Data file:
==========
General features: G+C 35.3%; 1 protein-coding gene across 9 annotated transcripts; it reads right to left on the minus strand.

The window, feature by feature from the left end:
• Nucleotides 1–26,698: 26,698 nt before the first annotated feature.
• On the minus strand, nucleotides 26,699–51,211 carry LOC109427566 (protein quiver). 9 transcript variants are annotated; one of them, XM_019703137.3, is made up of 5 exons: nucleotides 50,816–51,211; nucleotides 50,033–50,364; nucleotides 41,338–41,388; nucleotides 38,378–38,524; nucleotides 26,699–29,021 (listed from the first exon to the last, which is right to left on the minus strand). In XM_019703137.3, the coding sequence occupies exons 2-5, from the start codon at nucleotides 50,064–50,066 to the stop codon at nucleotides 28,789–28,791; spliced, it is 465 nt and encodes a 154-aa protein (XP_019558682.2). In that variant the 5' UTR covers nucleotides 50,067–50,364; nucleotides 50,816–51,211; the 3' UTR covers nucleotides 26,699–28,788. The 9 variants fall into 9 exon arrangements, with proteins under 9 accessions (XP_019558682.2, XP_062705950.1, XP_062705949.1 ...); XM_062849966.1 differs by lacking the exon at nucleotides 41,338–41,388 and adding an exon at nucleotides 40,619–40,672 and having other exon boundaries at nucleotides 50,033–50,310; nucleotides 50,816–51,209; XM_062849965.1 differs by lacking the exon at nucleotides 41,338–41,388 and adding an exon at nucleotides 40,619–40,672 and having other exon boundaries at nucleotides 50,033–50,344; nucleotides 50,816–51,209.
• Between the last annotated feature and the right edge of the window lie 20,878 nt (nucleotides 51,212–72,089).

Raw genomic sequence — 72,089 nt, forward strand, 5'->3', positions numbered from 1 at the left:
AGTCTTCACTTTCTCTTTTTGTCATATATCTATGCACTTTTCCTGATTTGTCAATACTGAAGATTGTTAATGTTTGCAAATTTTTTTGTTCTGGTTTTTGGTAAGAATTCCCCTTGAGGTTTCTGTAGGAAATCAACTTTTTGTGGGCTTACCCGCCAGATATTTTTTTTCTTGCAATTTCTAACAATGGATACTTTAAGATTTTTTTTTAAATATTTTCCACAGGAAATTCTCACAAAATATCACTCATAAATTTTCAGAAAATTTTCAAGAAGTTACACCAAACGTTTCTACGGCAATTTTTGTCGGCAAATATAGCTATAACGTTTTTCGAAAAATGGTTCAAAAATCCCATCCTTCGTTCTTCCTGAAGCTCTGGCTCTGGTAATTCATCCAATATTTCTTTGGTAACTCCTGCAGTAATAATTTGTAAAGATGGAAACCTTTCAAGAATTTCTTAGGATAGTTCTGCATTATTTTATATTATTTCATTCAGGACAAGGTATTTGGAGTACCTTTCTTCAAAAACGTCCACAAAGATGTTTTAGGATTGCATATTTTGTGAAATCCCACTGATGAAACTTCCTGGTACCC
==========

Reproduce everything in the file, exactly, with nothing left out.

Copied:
General features: G+C 35.3%; 1 protein-coding gene across 9 annotated transcripts; it reads right to left on the minus strand.

The window, feature by feature from the left end:
• Nucleotides 1–26,698: 26,698 nt before the first annotated feature.
• On the minus strand, nucleotides 26,699–51,211 carry LOC109427566 (protein quiver). 9 transcript variants are annotated; one of them, XM_019703137.3, is made up of 5 exons: nucleotides 50,816–51,211; nucleotides 50,033–50,364; nucleotides 41,338–41,388; nucleotides 38,378–38,524; nucleotides 26,699–29,021 (listed from the first exon to the last, which is right to left on the minus strand). In XM_019703137.3, the coding sequence occupies exons 2-5, from the start codon at nucleotides 50,064–50,066 to the stop codon at nucleotides 28,789–28,791; spliced, it is 465 nt and encodes a 154-aa protein (XP_019558682.2). In that variant the 5' UTR covers nucleotides 50,067–50,364; nucleotides 50,816–51,211; the 3' UTR covers nucleotides 26,699–28,788. The 9 variants fall into 9 exon arrangements, with proteins under 9 accessions (XP_019558682.2, XP_062705950.1, XP_062705949.1 ...); XM_062849966.1 differs by lacking the exon at nucleotides 41,338–41,388 and adding an exon at nucleotides 40,619–40,672 and having other exon boundaries at nucleotides 50,033–50,310; nucleotides 50,816–51,209; XM_062849965.1 differs by lacking the exon at nucleotides 41,338–41,388 and adding an exon at nucleotides 40,619–40,672 and having other exon boundaries at nucleotides 50,033–50,344; nucleotides 50,816–51,209.
• Between the last annotated feature and the right edge of the window lie 20,878 nt (nucleotides 51,212–72,089).

Raw genomic sequence — 72,089 nt, forward strand, 5'->3', positions numbered from 1 at the left:
AGTCTTCACTTTCTCTTTTTGTCATATATCTATGCACTTTTCCTGATTTGTCAATACTGAAGATTGTTAATGTTTGCAAATTTTTTTGTTCTGGTTTTTGGTAAGAATTCCCCTTGAGGTTTCTGTAGGAAATCAACTTTTTGTGGGCTTACCCGCCAGATATTTTTTTTCTTGCAATTTCTAACAATGGATACTTTAAGATTTTTTTTTAAATATTTTCCACAGGAAATTCTCACAAAATATCACTCATAAATTTTCAGAAAATTTTCAAGAAGTTACACCAAACGTTTCTACGGCAATTTTTGTCGGCAAATATAGCTATAACGTTTTTCGAAAAATGGTTCAAAAATCCCATCCTTCGTTCTTCCTGAAGCTCTGGCTCTGGTAATTCATCCAATATTTCTTTGGTAACTCCTGCAGTAATAATTTGTAAAGATGGAAACCTTTCAAGAATTTCTTAGGATAGTTCTGCATTATTTTATATTATTTCATTCAGGACAAGGTATTTGGAGTACCTTTCTTCAAAAACGTCCACAAAGATGTTTTAGGATTGCATATTTTGTGAAATCCCACTGATGAAACTTCCTGGTACCC